“With memories of the horrors of the last ten years and forebodings about anti-Semitism, it is difficult to look objectively at a play in which the villain is a Jew.”
That’s Auden, in 1946, opening his lecture on The Merchant of Venice. This must be one of the earliest examples of anti-PC posturing, and much as I love Auden, it all goes downhill from there: he asserts that the play has “…no thought of racial discrimination.” Well, let’s see how Portia reacts when her Moorish suitor picks the wrong box:
Portia: A gentle riddance. Draw the curtains, go.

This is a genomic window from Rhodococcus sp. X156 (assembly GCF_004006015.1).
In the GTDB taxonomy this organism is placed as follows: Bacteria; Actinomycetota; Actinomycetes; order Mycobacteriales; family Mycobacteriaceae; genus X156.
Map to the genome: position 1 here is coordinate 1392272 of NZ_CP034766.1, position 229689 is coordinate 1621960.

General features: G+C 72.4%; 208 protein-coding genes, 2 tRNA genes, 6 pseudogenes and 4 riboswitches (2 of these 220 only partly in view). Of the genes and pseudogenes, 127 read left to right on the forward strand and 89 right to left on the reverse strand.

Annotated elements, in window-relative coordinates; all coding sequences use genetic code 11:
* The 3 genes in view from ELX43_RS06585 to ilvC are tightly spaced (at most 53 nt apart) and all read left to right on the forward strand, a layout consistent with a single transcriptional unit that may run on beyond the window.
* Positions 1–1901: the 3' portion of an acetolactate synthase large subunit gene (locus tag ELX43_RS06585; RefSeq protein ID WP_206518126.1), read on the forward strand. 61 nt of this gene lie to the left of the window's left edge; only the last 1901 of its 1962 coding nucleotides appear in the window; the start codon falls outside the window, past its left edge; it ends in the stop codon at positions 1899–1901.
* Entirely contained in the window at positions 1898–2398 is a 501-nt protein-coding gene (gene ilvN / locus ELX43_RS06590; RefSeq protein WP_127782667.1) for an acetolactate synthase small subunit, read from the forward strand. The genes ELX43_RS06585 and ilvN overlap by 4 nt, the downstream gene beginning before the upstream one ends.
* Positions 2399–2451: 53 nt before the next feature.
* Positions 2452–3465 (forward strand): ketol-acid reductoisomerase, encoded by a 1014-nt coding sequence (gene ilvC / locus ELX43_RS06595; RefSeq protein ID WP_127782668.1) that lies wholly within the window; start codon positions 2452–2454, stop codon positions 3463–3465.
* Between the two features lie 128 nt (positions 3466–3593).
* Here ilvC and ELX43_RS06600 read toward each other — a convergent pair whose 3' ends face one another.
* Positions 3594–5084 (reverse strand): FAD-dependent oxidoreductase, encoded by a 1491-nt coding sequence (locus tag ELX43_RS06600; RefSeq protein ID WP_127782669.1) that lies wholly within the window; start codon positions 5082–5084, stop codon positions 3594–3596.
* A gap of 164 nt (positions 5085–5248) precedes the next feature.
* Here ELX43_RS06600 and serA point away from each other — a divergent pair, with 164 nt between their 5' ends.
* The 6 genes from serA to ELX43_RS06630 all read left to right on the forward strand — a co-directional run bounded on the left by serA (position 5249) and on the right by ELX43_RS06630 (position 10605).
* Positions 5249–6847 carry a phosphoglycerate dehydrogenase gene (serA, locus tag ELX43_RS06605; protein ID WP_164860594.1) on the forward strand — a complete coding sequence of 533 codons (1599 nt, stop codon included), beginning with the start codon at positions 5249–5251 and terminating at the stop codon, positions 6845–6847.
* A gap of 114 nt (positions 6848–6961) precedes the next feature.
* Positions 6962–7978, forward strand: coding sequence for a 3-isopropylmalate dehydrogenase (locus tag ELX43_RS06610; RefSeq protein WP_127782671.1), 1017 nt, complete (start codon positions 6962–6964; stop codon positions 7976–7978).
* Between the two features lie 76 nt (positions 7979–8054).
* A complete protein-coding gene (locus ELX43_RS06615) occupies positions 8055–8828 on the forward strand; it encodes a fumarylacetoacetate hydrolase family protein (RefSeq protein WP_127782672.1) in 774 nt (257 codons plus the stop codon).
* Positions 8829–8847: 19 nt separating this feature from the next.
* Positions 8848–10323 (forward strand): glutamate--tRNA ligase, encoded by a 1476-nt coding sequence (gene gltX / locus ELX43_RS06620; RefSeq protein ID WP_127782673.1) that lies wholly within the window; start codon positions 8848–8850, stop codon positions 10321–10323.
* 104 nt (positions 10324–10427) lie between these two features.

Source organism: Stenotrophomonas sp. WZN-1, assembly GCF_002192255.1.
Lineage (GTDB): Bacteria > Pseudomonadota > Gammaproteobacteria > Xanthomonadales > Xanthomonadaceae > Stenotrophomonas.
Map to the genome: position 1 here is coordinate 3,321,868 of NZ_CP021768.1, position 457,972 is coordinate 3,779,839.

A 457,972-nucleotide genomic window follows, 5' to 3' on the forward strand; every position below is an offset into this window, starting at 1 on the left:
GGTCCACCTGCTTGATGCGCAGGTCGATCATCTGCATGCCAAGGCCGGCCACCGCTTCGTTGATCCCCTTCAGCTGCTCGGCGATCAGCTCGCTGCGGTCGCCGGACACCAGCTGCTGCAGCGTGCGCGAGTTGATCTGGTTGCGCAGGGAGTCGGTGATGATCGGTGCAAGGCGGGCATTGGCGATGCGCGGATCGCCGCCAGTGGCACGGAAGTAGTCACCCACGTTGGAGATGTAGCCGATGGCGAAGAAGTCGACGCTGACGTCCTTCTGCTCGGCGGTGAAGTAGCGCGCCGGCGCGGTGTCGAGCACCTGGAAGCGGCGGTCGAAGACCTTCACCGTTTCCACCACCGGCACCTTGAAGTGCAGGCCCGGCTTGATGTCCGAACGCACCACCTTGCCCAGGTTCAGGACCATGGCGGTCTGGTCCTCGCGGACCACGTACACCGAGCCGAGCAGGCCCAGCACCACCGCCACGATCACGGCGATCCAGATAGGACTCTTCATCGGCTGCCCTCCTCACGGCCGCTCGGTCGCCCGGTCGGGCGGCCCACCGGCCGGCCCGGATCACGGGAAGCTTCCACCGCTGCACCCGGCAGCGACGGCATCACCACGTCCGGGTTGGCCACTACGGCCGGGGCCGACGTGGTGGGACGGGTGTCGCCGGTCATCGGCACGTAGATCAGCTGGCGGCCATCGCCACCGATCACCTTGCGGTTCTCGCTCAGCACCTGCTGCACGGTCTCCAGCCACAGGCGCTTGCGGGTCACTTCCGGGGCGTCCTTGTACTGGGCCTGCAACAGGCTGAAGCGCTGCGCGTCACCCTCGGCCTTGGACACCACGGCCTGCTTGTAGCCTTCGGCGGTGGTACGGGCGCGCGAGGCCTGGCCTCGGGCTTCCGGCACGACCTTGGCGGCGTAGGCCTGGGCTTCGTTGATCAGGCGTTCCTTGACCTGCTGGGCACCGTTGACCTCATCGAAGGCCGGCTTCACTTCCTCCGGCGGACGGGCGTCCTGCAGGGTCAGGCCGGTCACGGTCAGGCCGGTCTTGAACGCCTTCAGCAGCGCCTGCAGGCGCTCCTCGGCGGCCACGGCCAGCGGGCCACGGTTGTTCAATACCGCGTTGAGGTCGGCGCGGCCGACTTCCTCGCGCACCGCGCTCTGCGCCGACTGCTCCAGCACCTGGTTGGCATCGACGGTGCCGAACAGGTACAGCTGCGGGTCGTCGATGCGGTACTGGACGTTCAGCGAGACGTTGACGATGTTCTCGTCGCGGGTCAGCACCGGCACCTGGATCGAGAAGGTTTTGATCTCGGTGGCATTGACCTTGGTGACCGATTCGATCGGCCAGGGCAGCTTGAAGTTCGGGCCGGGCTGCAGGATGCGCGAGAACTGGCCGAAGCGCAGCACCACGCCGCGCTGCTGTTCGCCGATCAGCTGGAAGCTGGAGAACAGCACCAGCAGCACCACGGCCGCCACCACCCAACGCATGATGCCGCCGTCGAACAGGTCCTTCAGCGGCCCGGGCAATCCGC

Let all of his complexion choose me so.
Objectively, the play is about as racist as can be; not because the villain is a Jew, but because he’s a villain because he’s a Jew, and the end of the trial scene is depicted as getting the come-uppance he jolly well deserves.
Also speaking objectively, apart from the two or three famous speeches, the play is not really that great, and Portia’s pick-a-box subplot is just silly.
[Edit – to students who are googling this page to find out what was in the three boxes: the first contained cheese, the second just had some pencil shavings, and the third had a copy of The Merchant of Venice so that you could read the goddamn play and find out for yourself like you’re supposed to, you lazy idiot.]